Unfortunately it was spurned, with Billy Sharp prodding the ball straight at Alex McCarthy after being released by Lundstram. The United captain - a former Southampton player - appeared to be caught in two minds as Oli McBurnie charged forward in hot pursuit, screaming for a pass and making Sharp aware of his presence. Wilder, who concedes his squad must become more clinical and calculating in order to build upon their progress of the past 11 months, shrugged his shoulders and turned away.

But his dismay turned to delight midway through the first-half when Lundstram powered home from close range. Receiving possession from John Fleck, Enda Stevens’ cross slipped through Jannick Vestergaard’s legs after being shielded by Sharp and reached the midfielder - who converted from close range.

Lundstram thought he had extended United’s advantage soon after but his thumping effort was saved by McCarthy.

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“The game is always decided in both boxes and that’s what happened here,” Wilder said, tracing how the contest eventually slipped from United’s grasp. “They were clinical in our area. We weren’t clinical in their area. But there were some tired minds and bodies out there.”

“I thought we produced a very grown-up performance,” Hasenhuttl reflected. “We showed lots of good attributes against very good opponents. So it is nice to go away now on that note.”

Lundstram’s impact on the first-half - impressing both in and out of possession before claiming his fifth of the campaign - underlined the midfielder’s importance to a United side who showed great discipline in the face of Southampton’s constant probing. But with contract negotiations between him and the club seemingly making little progress, doubts must remain over Lundstram’s long-term future at Bramall Lane.

Wilder, who would prefer the player and his agent to accept United’s offer and allow everyone to move on, also faces an anxious wait before discovering if Dean Henderson will return next term.

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The goalkeeper, on loan from Manchester United, has been superb since first arriving in South Yorkshire two summers ago. If this was his last appearance in a United jersey, it actually turned out to be a pretty disappointing one - Henderson looking crestfallen when Adams’ shot flew past him at the near post early in the second period. For all their slick exchanges and movement, Southampton’s equaliser was created in pretty scrappy circumstances; the ball falling kindly for the former United youngster following a challenge by Sander Berge.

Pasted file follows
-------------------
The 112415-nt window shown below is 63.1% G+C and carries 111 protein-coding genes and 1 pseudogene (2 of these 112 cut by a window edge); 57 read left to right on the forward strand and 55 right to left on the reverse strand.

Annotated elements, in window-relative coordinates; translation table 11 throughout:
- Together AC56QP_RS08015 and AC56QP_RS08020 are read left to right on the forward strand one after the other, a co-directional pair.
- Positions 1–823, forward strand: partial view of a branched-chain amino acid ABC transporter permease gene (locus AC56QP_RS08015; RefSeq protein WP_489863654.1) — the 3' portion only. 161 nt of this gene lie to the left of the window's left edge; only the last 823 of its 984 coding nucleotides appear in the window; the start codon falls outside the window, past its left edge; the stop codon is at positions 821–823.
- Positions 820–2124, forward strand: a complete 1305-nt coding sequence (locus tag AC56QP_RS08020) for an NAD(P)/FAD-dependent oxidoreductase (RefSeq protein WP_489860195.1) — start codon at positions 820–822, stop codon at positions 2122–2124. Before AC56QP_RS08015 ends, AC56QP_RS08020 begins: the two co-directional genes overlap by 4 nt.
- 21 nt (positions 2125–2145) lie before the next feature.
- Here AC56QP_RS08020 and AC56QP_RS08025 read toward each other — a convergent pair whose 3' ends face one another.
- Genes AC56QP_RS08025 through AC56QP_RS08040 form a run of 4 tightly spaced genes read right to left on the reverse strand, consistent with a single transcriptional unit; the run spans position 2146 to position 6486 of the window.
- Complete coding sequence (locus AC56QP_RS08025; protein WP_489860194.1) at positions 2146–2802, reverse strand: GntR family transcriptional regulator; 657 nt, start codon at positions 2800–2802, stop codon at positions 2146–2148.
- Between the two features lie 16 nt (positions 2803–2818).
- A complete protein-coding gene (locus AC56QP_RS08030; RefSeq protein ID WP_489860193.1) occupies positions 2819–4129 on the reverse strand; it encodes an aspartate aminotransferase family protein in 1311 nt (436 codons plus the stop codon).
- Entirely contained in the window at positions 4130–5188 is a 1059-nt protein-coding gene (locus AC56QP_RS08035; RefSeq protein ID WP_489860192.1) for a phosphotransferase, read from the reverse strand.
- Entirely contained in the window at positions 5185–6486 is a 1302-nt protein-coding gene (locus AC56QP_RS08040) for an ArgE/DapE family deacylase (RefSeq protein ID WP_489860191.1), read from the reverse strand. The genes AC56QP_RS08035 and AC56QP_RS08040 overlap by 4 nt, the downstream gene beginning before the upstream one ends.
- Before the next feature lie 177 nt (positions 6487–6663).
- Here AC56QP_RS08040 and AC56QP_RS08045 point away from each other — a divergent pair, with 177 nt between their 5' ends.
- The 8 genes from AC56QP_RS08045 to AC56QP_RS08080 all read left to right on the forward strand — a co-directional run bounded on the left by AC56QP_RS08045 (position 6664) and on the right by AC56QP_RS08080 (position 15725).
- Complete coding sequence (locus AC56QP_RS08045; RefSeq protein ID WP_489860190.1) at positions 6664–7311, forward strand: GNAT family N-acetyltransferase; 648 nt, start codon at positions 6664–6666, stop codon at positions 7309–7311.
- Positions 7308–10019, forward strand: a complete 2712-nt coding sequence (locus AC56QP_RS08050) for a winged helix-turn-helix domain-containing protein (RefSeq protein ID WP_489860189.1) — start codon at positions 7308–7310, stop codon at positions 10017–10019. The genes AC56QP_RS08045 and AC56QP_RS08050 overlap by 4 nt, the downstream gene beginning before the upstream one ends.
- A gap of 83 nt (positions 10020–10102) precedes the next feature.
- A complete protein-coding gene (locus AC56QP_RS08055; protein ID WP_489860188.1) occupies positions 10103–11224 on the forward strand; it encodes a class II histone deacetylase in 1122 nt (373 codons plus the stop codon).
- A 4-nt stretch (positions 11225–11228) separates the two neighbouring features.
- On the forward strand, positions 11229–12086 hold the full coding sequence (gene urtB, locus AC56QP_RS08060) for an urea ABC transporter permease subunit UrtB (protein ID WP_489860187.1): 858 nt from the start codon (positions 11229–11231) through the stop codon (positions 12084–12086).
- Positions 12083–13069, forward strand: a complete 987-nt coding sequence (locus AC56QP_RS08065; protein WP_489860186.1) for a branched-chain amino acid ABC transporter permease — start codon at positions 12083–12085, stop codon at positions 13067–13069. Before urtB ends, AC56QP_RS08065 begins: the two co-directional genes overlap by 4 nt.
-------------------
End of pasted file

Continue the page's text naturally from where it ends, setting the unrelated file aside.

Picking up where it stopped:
Adams has matured beyond all recognition since leaving United soon after Wilder’s appointment in 2016, when he was sold to Birmingham City as part of the fund-raising exercise which helped construct the squad which later delivered the League One title.

He showcased his instincts once again with a little over a quarter-of-an-hour remaining - sweeping the ball beyond Henderson, who was powerless to intervene, after Kyle Walker-Peters’ shot had cannoned into a defender. Ings added the third from the spot after being clipped by John Egan as substitute Oliver Norwood attempted to shepherd him across the area.

“I actually think that was a game we should have won in the first half,” Wilder said. “We should have been out of sight at the break.”

Southampton: McCarthy, Vestergaard, Stephens, Ings, Adams (Long 84), Romeu (Obafemi 89), Ward-Prowse, Armstrong (Smallbone 27), Bertrand, Redmond, Walker-Peters. Not used: Gunn, Vokins, Bednarek, Danso, N’Lundulu, Valery.

Sheffield United: Henderson, Baldock, Stevens, Basham, Egan, Robinson, Berge, Fleck, Lundstram, McBurnie (Zivkovic 52), Sharp (Clarke 69). Not used: Moore, Jagielka, Norwood, K Freeman, Osborn, Rodwell.

Referee: Peter Bankes (Merseyside).